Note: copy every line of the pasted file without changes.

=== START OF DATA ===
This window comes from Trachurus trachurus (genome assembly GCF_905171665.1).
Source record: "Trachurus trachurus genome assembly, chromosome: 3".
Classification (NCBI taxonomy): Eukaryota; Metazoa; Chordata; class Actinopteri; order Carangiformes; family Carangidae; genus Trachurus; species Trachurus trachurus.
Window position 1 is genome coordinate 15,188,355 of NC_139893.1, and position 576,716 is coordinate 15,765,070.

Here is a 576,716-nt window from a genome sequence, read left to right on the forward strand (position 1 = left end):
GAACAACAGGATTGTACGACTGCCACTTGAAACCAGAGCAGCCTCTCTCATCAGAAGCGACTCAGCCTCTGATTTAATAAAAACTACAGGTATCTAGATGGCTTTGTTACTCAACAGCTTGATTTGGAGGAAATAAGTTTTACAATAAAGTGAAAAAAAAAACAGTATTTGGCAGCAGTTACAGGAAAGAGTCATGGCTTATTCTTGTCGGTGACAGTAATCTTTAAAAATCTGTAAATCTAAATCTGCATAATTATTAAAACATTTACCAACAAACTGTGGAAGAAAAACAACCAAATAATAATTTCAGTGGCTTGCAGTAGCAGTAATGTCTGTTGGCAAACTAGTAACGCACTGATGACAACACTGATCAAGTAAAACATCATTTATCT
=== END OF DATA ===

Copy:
This window comes from Trachurus trachurus (genome assembly GCF_905171665.1).
Source record: "Trachurus trachurus genome assembly, chromosome: 3".
Classification (NCBI taxonomy): Eukaryota; Metazoa; Chordata; class Actinopteri; order Carangiformes; family Carangidae; genus Trachurus; species Trachurus trachurus.
Window position 1 is genome coordinate 15,188,355 of NC_139893.1, and position 576,716 is coordinate 15,765,070.

Here is a 576,716-nt window from a genome sequence, read left to right on the forward strand (position 1 = left end):
GAACAACAGGATTGTACGACTGCCACTTGAAACCAGAGCAGCCTCTCTCATCAGAAGCGACTCAGCCTCTGATTTAATAAAAACTACAGGTATCTAGATGGCTTTGTTACTCAACAGCTTGATTTGGAGGAAATAAGTTTTACAATAAAGTGAAAAAAAAAACAGTATTTGGCAGCAGTTACAGGAAAGAGTCATGGCTTATTCTTGTCGGTGACAGTAATCTTTAAAAATCTGTAAATCTAAATCTGCATAATTATTAAAACATTTACCAACAAACTGTGGAAGAAAAACAACCAAATAATAATTTCAGTGGCTTGCAGTAGCAGTAATGTCTGTTGGCAAACTAGTAACGCACTGATGACAACACTGATCAAGTAAAACATCATTTATCT